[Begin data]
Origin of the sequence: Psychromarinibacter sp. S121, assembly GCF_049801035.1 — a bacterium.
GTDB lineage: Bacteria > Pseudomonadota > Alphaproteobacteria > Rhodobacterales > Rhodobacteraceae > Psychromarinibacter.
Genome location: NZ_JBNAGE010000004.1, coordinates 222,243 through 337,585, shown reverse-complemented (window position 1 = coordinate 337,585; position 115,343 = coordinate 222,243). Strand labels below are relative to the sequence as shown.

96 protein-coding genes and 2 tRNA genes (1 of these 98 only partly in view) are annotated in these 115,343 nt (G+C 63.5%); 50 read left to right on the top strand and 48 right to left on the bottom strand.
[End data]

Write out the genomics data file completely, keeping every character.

Origin of the sequence: Psychromarinibacter sp. S121, assembly GCF_049801035.1 — a bacterium.
GTDB lineage: Bacteria > Pseudomonadota > Alphaproteobacteria > Rhodobacterales > Rhodobacteraceae > Psychromarinibacter.
Genome location: NZ_JBNAGE010000004.1, coordinates 222,243 through 337,585, shown reverse-complemented (window position 1 = coordinate 337,585; position 115,343 = coordinate 222,243). Strand labels below are relative to the sequence as shown.

96 protein-coding genes and 2 tRNA genes (1 of these 98 only partly in view) are annotated in these 115,343 nt (G+C 63.5%); 50 read left to right on the top strand and 48 right to left on the bottom strand.